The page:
Christianity Is Best by Anthony Keith Whitehead

English: John the Baptist baptizing Christ
John the Baptist baptizing Christ via Wikipedia

A note from the editor: I usually stay away from articles that are this strong. But when you think about it, so many religious writers imply that their beliefs are best (while subtly undermining others), without having the guts to come out and say so directly. So with that in mind, I thought I’d try posting this article at After all, being open-minded is to consider all views. Not just sugarcoated, diplomatic and politically correct ones.


Christianity Is Best

by Anthony Keith Whitehead

If the proverbial “visitor from Mars” came to earth looking for God, who might have a persoanl interest in him, he would have an extremely wide range of choice, taking account of all the various religions there are in the world. He would, however, surely be struck by the particular claims of Christianity, for it goes far beyond any other world religion in its view of the deeply personal nature of God’s involvement with the people he has created.

No other religion comes anywhere near the conception of a God so intimately involved with his people. Nor one prepared to offer himself to them at such individual levels and with such intensely personal relationships. Consider a few:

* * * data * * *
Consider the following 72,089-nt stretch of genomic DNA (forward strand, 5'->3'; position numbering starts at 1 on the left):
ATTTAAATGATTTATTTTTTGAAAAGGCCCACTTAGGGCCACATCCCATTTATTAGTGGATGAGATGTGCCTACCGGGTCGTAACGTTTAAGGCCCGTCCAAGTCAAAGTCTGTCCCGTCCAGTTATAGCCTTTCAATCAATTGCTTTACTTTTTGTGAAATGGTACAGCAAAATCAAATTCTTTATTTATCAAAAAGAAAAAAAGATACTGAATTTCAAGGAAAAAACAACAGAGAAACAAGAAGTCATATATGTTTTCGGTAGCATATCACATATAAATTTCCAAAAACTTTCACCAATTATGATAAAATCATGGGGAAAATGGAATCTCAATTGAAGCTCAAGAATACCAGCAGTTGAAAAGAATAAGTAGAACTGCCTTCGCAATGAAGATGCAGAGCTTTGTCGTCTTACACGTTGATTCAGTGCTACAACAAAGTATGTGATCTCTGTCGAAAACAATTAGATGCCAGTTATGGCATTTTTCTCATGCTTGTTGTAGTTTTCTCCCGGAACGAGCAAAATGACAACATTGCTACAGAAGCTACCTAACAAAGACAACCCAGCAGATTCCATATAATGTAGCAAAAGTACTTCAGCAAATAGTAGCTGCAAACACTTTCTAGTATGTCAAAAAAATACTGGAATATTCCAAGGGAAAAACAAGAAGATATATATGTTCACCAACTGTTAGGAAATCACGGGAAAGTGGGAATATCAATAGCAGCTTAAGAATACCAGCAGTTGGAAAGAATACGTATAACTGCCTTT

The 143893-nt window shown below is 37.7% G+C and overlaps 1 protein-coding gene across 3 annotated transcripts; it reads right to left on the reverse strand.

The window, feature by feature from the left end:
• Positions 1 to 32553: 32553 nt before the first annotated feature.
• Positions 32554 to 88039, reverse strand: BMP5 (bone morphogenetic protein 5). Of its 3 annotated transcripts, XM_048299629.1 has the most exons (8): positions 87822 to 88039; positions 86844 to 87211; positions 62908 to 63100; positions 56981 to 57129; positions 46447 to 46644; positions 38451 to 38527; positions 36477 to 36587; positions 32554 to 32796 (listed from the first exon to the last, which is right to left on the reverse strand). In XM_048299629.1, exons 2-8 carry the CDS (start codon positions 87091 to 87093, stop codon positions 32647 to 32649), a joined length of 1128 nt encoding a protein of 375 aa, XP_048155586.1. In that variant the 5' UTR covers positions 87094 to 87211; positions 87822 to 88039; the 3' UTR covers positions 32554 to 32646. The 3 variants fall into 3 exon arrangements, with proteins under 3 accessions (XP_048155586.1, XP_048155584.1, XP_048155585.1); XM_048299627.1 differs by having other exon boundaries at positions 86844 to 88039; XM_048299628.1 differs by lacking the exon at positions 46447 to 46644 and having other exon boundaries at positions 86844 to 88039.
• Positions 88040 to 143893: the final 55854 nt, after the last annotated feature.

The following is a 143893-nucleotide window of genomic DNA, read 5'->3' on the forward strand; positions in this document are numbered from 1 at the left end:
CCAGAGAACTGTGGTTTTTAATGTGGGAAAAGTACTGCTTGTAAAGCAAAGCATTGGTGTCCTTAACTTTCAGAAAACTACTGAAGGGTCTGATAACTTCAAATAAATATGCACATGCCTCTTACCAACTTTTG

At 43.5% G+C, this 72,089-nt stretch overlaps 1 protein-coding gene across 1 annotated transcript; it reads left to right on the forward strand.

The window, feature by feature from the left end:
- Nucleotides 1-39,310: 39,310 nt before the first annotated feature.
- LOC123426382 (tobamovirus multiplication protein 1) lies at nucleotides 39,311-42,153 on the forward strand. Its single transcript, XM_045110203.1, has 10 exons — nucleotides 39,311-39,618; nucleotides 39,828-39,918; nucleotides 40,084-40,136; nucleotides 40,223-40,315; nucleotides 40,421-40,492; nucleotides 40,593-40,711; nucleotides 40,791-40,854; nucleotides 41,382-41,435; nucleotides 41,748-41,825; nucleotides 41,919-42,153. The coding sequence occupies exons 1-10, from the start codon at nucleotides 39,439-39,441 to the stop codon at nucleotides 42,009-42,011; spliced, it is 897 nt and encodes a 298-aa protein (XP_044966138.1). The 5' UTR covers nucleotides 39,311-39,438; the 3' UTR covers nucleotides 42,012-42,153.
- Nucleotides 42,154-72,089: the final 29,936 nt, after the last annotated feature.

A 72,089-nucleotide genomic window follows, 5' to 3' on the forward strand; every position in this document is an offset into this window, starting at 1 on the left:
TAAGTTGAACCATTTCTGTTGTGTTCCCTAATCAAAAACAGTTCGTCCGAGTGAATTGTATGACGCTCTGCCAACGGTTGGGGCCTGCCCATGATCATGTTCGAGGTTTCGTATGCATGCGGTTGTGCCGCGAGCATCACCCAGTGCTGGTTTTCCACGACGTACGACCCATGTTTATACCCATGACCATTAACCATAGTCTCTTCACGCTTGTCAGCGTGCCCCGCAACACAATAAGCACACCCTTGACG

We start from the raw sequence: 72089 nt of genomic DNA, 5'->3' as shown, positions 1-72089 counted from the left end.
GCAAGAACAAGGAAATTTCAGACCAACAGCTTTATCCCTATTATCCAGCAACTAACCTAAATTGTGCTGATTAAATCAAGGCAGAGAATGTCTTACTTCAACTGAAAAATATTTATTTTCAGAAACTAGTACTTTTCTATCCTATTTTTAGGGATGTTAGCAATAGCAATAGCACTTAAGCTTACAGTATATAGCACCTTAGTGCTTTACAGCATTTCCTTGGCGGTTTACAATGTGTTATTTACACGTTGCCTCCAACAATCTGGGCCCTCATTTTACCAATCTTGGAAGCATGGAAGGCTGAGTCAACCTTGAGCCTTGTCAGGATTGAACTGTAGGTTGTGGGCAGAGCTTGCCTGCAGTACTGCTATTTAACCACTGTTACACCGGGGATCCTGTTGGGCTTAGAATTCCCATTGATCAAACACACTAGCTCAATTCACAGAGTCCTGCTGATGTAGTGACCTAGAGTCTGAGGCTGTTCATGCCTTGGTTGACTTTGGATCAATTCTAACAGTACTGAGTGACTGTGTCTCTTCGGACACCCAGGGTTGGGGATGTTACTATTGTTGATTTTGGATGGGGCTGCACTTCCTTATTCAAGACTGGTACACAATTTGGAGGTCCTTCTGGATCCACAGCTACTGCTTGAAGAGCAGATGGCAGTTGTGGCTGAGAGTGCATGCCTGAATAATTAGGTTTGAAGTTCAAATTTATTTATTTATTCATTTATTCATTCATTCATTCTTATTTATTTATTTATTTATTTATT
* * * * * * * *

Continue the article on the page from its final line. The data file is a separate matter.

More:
Myths abound with gods taking human form. But with Yahweh it was so different. God actually became one of us in every respect except sin (2 Corinthians 5. 21) — and to do it, he left behind all the power and glory associated with God (Philippians 2. 6 – 8).

How much more involved can involvement become? Well, quite a lot! For God then proceeded to live cheek-by-jowl for thirty-three years with those he had created. Why? Simply to give them an example they could follow of the kind of life God wanted from them — and to show what was possible in their lives.

How much greater personal commitment can there be than that? Well, in fact, quite a lot! For as King he then subjected himself to his subjects, allowed them to crucify him — and all so that he could save them from their own stupidity and intransigence! (e.g. Romans 5. 18, 19).


Jesus, as the Christ, having suffered every ignominy possible, returned in glory to his Father’s side — and mainly so that the power which had been manifest in his own life on earth could be made available to his people (e.g. Luke 24. 49; John 16. 7). So, as God had made spiritual gifting available to a small selection of his people throughout the period covered by the Old Testament, now he made that empowering available to every one of his people, as he had promised. (Joel 2. 28 – 32. See also our book “The Empowering Of God’s People” on our web site, [address below]).

From the Day of Pentecost onwards that empowering became the potential inheritance of every Christian disciple. “Potential” because many would not bother to accept what was offered to them through a range of charisms which, in principle, is infinite.